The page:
Aberdeen's birdhouses brought back
An oversight that removed about a dozen birdhouses along Rge. Rd. 271 near Aberdeen in Red Deer County has resulted in a long-term project that has brought birds back to the area.
“There are a lot of birds down there now,” said Penny Archibald, Red Deer County councillor for Division 3. She said it is mainly bluebirds that the birdhouses are built for.
Archibald originally reported the removal of the birdhouses to Quicksilver Resources Canada. The company had been paying for the widening of the range road for their sweet natural gas compressor and the fences the birdhouses were perched on were taken down.
Archibald said the gentlemen who’d been looking after the birdhouses for years contacted her and she in turn contacted the company. When the company representative wondered how to address the oversight, she suggested a partnership with the Industrial Arts class at Innisfail Jr/Sr High School.
“It’s a good thing,” Archibald said. The original houses were replaced a few years ago but the partnerships have continued, resulting in many more birdhouses being installed along the fenceline.
Barry Roberts is the Industrial Arts teacher that has his Grade 9 students construct the birdhouses as one of their first projects.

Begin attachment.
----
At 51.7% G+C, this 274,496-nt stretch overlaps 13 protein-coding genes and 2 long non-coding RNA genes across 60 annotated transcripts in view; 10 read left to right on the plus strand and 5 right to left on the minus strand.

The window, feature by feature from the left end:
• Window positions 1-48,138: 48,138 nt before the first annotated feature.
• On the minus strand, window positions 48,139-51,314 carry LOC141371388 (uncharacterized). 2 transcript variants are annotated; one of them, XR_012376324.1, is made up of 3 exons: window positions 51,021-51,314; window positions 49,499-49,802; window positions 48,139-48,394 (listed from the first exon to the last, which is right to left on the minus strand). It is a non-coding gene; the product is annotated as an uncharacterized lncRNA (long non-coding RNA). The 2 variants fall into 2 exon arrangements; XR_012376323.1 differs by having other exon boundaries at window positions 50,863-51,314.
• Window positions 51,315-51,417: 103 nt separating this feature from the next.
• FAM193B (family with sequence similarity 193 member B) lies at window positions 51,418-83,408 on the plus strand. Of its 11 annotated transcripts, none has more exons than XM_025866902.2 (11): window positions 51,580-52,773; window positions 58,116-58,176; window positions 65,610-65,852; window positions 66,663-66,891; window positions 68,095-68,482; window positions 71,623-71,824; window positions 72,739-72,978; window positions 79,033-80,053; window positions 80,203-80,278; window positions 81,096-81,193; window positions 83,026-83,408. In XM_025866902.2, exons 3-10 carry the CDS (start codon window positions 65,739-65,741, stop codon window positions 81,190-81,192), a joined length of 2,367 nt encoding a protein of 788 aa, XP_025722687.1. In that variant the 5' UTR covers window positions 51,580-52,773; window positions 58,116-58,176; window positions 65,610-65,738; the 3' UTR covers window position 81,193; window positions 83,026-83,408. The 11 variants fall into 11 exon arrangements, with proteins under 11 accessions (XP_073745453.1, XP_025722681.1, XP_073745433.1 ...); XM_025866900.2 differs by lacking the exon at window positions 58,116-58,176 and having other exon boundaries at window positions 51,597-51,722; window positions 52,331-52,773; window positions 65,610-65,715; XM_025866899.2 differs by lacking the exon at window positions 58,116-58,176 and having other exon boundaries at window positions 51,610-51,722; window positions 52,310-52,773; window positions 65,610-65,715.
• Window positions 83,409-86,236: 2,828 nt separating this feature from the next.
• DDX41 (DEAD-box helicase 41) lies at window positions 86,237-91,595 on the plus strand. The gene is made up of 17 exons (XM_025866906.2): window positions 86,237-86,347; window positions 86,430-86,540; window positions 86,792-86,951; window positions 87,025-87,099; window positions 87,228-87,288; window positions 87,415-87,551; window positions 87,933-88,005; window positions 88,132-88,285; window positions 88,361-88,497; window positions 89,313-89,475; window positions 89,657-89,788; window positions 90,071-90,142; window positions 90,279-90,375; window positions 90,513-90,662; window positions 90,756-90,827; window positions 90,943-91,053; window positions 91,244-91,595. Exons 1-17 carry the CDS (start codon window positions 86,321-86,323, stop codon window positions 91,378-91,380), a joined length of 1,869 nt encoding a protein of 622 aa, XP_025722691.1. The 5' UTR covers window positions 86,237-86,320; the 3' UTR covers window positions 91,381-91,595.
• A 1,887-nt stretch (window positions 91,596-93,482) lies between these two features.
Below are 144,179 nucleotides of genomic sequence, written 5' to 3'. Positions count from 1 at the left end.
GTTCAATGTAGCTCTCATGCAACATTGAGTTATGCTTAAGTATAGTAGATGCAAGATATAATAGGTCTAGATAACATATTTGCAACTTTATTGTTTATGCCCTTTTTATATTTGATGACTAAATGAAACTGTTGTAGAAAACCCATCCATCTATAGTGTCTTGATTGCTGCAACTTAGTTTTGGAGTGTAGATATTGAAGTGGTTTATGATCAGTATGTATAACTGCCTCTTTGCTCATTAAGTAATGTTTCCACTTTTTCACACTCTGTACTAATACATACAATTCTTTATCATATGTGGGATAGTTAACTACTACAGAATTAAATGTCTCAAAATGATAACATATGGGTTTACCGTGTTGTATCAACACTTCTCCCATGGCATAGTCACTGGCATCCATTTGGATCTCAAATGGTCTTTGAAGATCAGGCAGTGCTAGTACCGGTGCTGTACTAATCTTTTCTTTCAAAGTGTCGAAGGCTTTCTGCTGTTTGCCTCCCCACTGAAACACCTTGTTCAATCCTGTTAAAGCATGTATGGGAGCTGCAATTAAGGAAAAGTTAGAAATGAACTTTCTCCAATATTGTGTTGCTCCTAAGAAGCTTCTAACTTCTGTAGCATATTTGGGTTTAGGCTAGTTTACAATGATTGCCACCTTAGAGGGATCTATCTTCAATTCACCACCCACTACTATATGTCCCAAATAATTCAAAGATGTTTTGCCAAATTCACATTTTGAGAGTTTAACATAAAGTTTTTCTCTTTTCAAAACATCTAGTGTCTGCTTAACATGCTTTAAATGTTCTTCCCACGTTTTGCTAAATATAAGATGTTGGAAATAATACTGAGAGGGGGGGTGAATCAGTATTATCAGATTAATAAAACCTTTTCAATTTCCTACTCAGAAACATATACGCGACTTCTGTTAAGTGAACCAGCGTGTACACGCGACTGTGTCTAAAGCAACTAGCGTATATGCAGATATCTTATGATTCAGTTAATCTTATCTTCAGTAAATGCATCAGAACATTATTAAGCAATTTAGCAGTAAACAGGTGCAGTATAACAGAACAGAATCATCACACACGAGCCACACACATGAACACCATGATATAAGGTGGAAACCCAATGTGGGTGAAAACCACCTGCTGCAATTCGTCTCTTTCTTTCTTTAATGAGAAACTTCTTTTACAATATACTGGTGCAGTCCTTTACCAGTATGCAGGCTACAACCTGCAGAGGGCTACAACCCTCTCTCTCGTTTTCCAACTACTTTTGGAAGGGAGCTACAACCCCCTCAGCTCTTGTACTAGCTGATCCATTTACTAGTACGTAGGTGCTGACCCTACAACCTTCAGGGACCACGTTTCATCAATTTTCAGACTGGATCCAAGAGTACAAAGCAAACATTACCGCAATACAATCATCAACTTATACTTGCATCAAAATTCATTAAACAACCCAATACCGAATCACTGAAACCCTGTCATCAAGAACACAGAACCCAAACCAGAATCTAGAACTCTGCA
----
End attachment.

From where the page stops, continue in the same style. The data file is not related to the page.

“It’s the right kind of challenge,” he said. “The kids enjoy it.”
This year, Roberts made them do the project using handsaws. The birdhouse plans use just one board. This year’s batch have not been installed yet.
Roberts estimated his classes have made about 150 to 200 birdhouses over the past few years. He said it’s one way for Quicksilver to try and reduce its environmental footprint in the area.
There are potential plans to increase the program by building bat houses for the area as well.
Roberts said Quicksilver provided the initial materials to start the project. Now, Quicksilver provides the buses out to the site for the students to install their creations and provides a tour of their compressor.
“It’s been a really fun thing,” said David Morris, the senior community relations representative for Quicksilver. He pointed out the tour is a good educational opportunity for the students.
The initial error was inadvertent, Morris said.
“In correcting it, we’ve done an awful lot of good things,” Morris said. He said they’ve added more birdhouses than there were originally, getting the landowners in the area onside with the project, but they’re considering the bat houses mentioned by Roberts as well.
“All credit goes to the county representative and Barry and his students,” Morris said, noting it was Archibald’s idea to begin with.
“It’s good for the environment,” Archibald said.